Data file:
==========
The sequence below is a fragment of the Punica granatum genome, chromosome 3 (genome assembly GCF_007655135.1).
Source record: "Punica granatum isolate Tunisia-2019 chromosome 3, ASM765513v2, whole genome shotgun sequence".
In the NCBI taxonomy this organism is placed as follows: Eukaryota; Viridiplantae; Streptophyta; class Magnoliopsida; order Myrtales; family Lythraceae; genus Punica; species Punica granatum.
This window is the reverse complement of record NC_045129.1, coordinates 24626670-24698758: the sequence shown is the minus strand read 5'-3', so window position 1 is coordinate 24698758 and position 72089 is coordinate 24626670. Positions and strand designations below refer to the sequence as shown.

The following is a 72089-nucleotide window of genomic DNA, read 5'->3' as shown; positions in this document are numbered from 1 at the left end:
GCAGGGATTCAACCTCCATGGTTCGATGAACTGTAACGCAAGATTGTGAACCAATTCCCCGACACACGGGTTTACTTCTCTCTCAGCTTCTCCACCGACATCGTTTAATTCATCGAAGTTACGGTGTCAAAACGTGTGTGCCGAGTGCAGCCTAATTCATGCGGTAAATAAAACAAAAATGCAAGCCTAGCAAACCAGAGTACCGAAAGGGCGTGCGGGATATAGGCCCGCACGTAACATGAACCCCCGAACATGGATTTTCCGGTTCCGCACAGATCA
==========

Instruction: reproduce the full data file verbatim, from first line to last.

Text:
The sequence below is a fragment of the Punica granatum genome, chromosome 3 (genome assembly GCF_007655135.1).
Source record: "Punica granatum isolate Tunisia-2019 chromosome 3, ASM765513v2, whole genome shotgun sequence".
In the NCBI taxonomy this organism is placed as follows: Eukaryota; Viridiplantae; Streptophyta; class Magnoliopsida; order Myrtales; family Lythraceae; genus Punica; species Punica granatum.
This window is the reverse complement of record NC_045129.1, coordinates 24626670-24698758: the sequence shown is the minus strand read 5'-3', so window position 1 is coordinate 24698758 and position 72089 is coordinate 24626670. Positions and strand designations below refer to the sequence as shown.

The following is a 72089-nucleotide window of genomic DNA, read 5'->3' as shown; positions in this document are numbered from 1 at the left end:
GCAGGGATTCAACCTCCATGGTTCGATGAACTGTAACGCAAGATTGTGAACCAATTCCCCGACACACGGGTTTACTTCTCTCTCAGCTTCTCCACCGACATCGTTTAATTCATCGAAGTTACGGTGTCAAAACGTGTGTGCCGAGTGCAGCCTAATTCATGCGGTAAATAAAACAAAAATGCAAGCCTAGCAAACCAGAGTACCGAAAGGGCGTGCGGGATATAGGCCCGCACGTAACATGAACCCCCGAACATGGATTTTCCGGTTCCGCACAGATCA